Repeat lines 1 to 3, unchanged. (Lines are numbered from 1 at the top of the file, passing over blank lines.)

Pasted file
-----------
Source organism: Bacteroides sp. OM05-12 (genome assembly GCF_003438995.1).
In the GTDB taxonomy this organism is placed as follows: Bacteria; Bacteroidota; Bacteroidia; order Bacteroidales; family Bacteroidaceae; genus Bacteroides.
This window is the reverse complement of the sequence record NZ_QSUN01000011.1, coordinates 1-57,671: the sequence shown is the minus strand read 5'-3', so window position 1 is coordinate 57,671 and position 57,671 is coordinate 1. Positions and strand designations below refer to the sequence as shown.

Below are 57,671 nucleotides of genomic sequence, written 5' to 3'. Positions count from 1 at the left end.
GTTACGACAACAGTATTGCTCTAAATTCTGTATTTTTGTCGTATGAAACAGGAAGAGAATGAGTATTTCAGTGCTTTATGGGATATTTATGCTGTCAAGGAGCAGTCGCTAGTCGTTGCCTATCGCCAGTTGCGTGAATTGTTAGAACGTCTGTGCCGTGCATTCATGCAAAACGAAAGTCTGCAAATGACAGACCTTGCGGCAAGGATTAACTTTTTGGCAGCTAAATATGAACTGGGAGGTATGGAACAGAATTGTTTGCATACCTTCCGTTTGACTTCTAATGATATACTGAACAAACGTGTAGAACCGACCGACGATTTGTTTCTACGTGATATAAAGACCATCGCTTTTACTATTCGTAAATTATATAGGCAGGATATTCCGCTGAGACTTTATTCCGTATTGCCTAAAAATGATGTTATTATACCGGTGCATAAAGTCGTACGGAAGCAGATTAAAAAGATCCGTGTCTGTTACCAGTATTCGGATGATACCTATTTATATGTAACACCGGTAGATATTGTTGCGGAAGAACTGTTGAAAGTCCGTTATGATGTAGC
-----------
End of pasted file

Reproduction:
Source organism: Bacteroides sp. OM05-12 (genome assembly GCF_003438995.1).
In the GTDB taxonomy this organism is placed as follows: Bacteria; Bacteroidota; Bacteroidia; order Bacteroidales; family Bacteroidaceae; genus Bacteroides.
This window is the reverse complement of the sequence record NZ_QSUN01000011.1, coordinates 1-57,671: the sequence shown is the minus strand read 5'-3', so window position 1 is coordinate 57,671 and position 57,671 is coordinate 1. Positions and strand designations below refer to the sequence as shown.